(Apology, 29c-d) Again, this seems to contradict what he says in the Crito about the supreme moral authority of the state and its laws and orders.
I believe, however, that it is possible to read the crucial passages about the authority of the state in the Crito in such a way as to render them consistent with Socrates' exhortation never to do wrong, and with his remarks about disobedience in the Apology.
Thus, Socrates was not obligated to capture Leon of Salamis, and would not be obligated to cease philosophizing if ordered to, since that would be doing something wrong (i.e.
something that is not within the bounds of justice); but he is obligated to accept and endure his punishment, as long as it was arrived at through proper judicial procedures.
51e, 52a), but again, the obvious problem is that it seems inconsistent with his fundamental principle that one should never do wrong (49a)--at least on the assumption, which Socrates clearly accepts in the Apology, that the state is not infallible as regards judgments of right and wrong.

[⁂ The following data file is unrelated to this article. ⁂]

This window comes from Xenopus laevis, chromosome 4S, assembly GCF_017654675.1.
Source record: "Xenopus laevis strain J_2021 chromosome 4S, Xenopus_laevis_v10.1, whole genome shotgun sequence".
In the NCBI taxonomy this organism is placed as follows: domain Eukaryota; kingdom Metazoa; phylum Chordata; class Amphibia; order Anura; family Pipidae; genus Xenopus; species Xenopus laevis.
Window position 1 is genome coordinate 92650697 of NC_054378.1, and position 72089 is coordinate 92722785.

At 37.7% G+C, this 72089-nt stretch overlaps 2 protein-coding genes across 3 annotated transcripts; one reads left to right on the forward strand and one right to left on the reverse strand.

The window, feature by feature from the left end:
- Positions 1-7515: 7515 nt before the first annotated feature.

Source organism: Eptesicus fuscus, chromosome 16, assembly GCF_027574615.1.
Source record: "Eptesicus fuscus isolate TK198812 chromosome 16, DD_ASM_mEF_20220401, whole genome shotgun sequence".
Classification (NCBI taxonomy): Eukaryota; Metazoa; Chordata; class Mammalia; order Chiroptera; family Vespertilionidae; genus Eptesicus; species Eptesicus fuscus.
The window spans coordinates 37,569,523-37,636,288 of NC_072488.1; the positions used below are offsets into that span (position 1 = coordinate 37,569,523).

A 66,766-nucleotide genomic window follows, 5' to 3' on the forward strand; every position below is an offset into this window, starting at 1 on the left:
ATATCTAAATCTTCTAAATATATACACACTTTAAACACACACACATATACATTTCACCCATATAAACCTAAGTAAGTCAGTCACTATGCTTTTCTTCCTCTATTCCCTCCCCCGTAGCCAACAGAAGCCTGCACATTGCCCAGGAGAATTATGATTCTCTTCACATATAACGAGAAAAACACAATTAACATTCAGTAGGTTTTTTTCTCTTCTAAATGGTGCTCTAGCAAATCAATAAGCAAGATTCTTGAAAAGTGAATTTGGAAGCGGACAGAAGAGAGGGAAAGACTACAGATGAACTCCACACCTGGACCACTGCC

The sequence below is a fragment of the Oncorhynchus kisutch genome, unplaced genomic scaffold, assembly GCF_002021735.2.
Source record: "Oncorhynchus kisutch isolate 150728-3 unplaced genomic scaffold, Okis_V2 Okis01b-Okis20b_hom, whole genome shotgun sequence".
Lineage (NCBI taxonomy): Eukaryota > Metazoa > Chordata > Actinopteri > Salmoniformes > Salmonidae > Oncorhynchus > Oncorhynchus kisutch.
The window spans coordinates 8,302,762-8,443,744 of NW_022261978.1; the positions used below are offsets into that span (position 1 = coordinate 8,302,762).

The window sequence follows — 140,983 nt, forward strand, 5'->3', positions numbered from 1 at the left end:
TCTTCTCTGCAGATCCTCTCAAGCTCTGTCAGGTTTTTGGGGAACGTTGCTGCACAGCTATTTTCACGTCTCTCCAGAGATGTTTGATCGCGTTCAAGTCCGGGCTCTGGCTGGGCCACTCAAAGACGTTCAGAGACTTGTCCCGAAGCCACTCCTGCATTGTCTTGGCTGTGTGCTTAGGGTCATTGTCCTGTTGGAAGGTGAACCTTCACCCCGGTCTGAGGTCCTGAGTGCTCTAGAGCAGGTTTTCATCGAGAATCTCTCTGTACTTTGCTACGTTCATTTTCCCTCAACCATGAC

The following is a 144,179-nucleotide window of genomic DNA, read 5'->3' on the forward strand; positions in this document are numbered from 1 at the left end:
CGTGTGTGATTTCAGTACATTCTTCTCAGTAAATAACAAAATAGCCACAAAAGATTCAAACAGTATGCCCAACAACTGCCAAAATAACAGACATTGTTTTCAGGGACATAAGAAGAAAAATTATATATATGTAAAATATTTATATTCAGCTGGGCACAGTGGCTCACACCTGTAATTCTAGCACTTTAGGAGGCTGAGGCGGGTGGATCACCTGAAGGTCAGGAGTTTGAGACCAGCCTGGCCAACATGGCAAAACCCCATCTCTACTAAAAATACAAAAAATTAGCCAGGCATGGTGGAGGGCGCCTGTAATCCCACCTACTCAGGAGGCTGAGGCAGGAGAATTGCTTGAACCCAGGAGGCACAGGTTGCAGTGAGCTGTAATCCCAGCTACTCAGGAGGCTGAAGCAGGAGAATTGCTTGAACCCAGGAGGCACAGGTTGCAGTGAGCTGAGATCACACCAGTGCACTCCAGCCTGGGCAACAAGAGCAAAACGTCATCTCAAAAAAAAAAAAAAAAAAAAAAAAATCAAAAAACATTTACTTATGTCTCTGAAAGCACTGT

Thus, a more charitable reading would interpret the passages about the moral authority of the state as referring implicitly to cases where the state does not require one to do anything unjust, but merely to endure something (or perhaps to do something that is not itself unjust, such as rendering some political service).I shall argue that although these claims seem to be in some tension with each other, the crucial claims about the authority of the state in the Crito can plausibly be interpreted in such a way as to remove any real inconsistency with the other claims.The first, rather striking claim about the moral authority of the state occurs at 51b of the Crito.Socrates argues that, because of the state's role as a provider of security, education, and various important social institutions (such as marriage), the citizens of the state are its "offspring and servants"; and from this he concludes that citizens are subordinate to the state and its laws to such an extent that if a citizen ever disagrees with the state's laws or orders, he "must either persuade it or obey its orders," even if the latter amounts to suffering death.The implication for his own case is clear: Socrates had tried to persuade the court of his innocence and of the injustice of his execution (as detailed in the Apology), but he had failed; therefore, he argues, he must now obey the court and accept his death sentence--even though he still thinks that he is in the right on this matter.Secondly, it might be objected that Socrates' view of the moral authority of the state is inconsistent both with what he did when ordered by the Thirty to capture Leon of Salamis for execution, and with what he says he'd do if ordered by the state to cease practicing philosophy (both from the Apology).When the Thirty ordered him to capture Leon, he refused, on the grounds that this would have been wrong (unjust and impious).To see this, it is necessary to distinguish first of all between two issues: (a) what the law might require you to do, and (b) what the law might require you to endure.With this distinction in mind, consider the following possible interpretations of Socrates' claim about the moral authority of the state in the Crito: () Citizens must obey any law or order of the state, whatever it asks them to do or to endure; (ii) Citizens must endure whatever any law or order of the state says they must--including the law that verdicts arrived at through proper procedures shall be carried out--but citizens need not and morally should not do what is prescribed by an unjust law.If the passages are read in this way, we can interpret Socrates' claim as ii above.When he says that one must obey the state's final laws and orders, what he means is that one must do anything it tells one to do within the bounds of justice, and that one must endure anything it tells one to endure.